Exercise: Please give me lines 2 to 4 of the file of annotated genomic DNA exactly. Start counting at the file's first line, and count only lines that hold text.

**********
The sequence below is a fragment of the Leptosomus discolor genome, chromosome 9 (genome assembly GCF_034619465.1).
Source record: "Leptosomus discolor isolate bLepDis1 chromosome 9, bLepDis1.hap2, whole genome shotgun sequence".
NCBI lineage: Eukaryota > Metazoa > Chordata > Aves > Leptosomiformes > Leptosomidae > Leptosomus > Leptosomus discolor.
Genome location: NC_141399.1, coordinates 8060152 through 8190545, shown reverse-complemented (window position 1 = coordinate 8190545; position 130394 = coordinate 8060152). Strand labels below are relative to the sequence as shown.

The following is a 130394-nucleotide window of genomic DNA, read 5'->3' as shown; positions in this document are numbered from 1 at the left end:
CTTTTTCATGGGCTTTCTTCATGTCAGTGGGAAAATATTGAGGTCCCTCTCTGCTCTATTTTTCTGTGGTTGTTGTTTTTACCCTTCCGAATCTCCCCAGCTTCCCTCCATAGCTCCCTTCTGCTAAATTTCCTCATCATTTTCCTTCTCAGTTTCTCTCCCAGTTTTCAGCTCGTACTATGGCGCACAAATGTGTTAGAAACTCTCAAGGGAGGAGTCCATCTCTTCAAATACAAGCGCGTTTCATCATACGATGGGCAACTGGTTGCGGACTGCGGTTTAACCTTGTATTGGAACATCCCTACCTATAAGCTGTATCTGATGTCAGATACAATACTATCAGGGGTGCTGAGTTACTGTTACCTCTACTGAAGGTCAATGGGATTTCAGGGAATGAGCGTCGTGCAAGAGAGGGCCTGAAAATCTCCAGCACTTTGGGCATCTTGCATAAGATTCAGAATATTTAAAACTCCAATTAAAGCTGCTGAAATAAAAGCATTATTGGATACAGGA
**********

Source record: "Leptosomus discolor isolate bLepDis1 chromosome 9, bLepDis1.hap2, whole genome shotgun sequence".
NCBI lineage: Eukaryota > Metazoa > Chordata > Aves > Leptosomiformes > Leptosomidae > Leptosomus > Leptosomus discolor.
Genome location: NC_141399.1, coordinates 8060152 through 8190545, shown reverse-complemented (window position 1 = coordinate 8190545; position 130394 = coordinate 8060152). Strand labels below are relative to the sequence as shown.